Legally it is not necessary that a partnership agreement should be written. In practice however many of them are invariably reduced to writing and mostly by advocates. The documents containing the terms of partnership is called a partnership Deed or Articles of Partnership. Such a document is evidence that the parties will carry on business on the terms stated therein. Some of the matters that are provided for in partnership agreements include
1. The name of the firm;
2. The nature of the business; and
3. The place of the business.
The nature of the partnership business should be stated because it is that business and that business alone which partners agree to carry on and in regard to which each partner is an agent of the firm and can bind his co-partners. It is therefore imperative that there should be no possibility of conflict as to what constitutes the real business of the firm.
Unless a definite period is stated the general rule is that a partnership lasts only during the will of the partners. This rule is now embodied in Section 30 (1) PA which enables any partner to terminate the partnership at any time by notice to the others if no fixed period have been agreed upon for its duration. But if there should be a provision that the partnership can only be terminated by mutual agreement, then such provision will displace the general rule and a partnership cannot be terminated at the will of a single partner.
Moreover, under Section 31 PA where a partnership entered into for a fixed term is continued after that term has expired without any express new agreement the rights and duties of partners remain the same as they were at the expiration of that term so far as it is consistent with the incidents of the partnership will.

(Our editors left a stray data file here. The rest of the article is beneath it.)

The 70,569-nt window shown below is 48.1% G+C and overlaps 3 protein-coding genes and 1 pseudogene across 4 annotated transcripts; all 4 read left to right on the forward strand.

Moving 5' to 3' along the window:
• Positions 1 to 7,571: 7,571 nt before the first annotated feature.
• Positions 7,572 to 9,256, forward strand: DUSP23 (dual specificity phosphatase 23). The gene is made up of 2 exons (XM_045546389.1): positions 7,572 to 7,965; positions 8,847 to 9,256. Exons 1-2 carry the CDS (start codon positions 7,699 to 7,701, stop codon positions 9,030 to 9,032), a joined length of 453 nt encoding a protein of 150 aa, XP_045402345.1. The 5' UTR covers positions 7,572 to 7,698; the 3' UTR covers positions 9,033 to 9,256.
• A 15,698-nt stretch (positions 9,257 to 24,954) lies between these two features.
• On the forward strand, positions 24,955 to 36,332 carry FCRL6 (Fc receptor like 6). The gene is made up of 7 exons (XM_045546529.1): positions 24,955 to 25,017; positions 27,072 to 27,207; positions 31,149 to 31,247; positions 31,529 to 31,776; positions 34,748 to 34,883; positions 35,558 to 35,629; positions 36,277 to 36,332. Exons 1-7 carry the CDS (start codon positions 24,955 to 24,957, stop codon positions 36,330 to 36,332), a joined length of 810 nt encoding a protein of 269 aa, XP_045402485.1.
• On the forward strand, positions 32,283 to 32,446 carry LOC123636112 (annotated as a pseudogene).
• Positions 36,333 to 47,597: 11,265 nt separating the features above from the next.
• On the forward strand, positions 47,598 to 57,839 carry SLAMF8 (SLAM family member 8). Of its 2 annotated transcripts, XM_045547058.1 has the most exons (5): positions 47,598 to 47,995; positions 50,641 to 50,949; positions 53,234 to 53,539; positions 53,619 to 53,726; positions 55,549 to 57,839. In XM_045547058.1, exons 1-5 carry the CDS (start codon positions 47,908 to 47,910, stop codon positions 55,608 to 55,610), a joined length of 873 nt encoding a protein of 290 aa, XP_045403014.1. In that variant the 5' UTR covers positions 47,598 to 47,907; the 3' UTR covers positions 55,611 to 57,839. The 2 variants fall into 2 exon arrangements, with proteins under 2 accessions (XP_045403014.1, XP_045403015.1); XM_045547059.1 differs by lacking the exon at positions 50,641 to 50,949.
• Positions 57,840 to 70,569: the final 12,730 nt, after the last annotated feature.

The only exception to this principle is that where a partnership is formed to carry out some work or specific project, then the partnership is presumed to last until the completion of that undertaking which is a subject matter of the partnership. This is rebuttable by evidence showing that the partnership was to continue even after the completion of the project.Manche � r �Z `�^ Ltd. The Respondent objected the use of that name and it was held that even if there was no fraudulent intention on the part of the Appellants nevertheless the public were unlikely to be deceived into thinking that the two companies had been amalgamated whereby they might place their orders with a new company and thereby cause injury to the old company. On those facts an injunction was granted against the Appellants.
Refer also to Thomas Turton & Sons V. John Turton & Sons  2 Ch. 128 here it was held that there was no possibility of confusion in this two business names.
If the new person or firm is not using his own name that is evidence that he is acting in bad faith. But, if there is a likelihood of the two firms being confused it matters not that there is no bad faith an injunction will be granted.
The firm name does not constitute the firm a legal entity as in the case of a company. Therefore if a contract is entered into in the firm name the contract is construed and takes effect as if the names of all the members were substituted throughout for the firm name. the firm name may be used in litigation so the parties maybe sued in that name or they may sue in that name.